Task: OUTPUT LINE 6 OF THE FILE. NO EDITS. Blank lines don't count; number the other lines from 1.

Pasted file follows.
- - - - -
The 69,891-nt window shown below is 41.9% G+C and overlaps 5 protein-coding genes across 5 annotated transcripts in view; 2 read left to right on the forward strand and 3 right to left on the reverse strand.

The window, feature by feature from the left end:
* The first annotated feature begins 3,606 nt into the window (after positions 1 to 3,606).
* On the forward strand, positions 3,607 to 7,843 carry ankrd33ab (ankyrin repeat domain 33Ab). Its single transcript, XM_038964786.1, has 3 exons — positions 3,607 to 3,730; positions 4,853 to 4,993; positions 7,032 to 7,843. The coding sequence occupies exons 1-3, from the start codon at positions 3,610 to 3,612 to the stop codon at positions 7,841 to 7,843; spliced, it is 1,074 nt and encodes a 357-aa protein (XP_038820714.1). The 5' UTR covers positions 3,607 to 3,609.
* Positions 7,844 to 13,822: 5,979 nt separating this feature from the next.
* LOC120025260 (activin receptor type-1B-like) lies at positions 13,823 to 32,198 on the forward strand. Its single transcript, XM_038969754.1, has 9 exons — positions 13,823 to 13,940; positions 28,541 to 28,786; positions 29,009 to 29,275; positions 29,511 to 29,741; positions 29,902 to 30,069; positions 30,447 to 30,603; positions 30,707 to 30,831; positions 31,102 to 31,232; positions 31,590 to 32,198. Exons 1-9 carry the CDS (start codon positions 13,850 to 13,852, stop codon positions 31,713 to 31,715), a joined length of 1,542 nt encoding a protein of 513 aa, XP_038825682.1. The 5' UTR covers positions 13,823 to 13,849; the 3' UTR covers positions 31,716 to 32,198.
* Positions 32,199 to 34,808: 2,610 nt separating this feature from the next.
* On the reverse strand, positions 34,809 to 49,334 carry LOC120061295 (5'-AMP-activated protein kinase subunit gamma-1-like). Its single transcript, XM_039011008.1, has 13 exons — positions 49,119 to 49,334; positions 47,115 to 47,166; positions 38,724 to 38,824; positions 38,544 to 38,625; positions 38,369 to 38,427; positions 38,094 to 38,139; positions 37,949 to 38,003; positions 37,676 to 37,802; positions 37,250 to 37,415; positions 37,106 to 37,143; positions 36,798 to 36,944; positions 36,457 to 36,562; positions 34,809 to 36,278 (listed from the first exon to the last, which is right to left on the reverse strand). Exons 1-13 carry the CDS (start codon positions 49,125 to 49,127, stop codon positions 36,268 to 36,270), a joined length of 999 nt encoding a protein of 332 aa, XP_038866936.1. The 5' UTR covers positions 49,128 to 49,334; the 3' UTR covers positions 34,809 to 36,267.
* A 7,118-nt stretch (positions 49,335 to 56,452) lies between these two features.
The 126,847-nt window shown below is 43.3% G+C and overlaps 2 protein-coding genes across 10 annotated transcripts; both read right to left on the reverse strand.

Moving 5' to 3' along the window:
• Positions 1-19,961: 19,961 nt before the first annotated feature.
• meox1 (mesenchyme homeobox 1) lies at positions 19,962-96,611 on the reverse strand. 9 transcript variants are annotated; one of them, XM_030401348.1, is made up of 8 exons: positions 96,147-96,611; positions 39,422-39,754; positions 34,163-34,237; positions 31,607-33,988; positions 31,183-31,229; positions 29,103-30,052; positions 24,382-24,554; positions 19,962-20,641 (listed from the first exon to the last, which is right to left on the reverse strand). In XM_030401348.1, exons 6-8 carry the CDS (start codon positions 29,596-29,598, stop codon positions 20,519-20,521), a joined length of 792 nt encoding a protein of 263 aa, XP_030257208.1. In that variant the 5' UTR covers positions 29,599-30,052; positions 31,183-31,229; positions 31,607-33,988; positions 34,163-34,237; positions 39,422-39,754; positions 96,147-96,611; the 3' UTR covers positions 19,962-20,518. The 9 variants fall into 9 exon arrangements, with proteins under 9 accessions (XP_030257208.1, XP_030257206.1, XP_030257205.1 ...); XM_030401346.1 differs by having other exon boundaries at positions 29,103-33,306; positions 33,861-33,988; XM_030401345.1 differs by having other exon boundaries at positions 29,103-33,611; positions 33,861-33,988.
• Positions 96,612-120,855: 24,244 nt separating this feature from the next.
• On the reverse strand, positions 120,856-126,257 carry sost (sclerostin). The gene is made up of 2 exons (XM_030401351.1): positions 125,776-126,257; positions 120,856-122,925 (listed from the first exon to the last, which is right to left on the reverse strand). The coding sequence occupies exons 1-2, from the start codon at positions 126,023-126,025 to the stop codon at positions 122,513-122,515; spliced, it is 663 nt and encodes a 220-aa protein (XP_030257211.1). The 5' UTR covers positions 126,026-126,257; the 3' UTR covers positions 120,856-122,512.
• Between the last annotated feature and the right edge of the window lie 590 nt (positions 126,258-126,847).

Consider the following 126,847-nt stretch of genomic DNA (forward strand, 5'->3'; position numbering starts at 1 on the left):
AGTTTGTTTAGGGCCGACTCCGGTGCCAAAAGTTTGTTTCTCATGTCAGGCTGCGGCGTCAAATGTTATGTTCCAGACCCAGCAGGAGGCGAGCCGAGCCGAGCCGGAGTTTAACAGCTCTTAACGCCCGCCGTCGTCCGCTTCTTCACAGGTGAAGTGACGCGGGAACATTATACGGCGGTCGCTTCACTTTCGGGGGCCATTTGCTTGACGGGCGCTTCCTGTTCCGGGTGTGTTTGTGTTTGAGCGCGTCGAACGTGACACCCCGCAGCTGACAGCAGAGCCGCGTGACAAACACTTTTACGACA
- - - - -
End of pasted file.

* LOC120025260 (activin receptor type-1B-like) lies at positions 13,823 to 32,198 on the forward strand. Its single transcript, XM_038969754.1, has 9 exons — positions 13,823 to 13,940; positions 28,541 to 28,786; positions 29,009 to 29,275; positions 29,511 to 29,741; positions 29,902 to 30,069; positions 30,447 to 30,603; positions 30,707 to 30,831; positions 31,102 to 31,232; positions 31,590 to 32,198. Exons 1-9 carry the CDS (start codon positions 13,850 to 13,852, stop codon positions 31,713 to 31,715), a joined length of 1,542 nt encoding a protein of 513 aa, XP_038825682.1. The 5' UTR covers positions 13,823 to 13,849; the 3' UTR covers positions 31,716 to 32,198.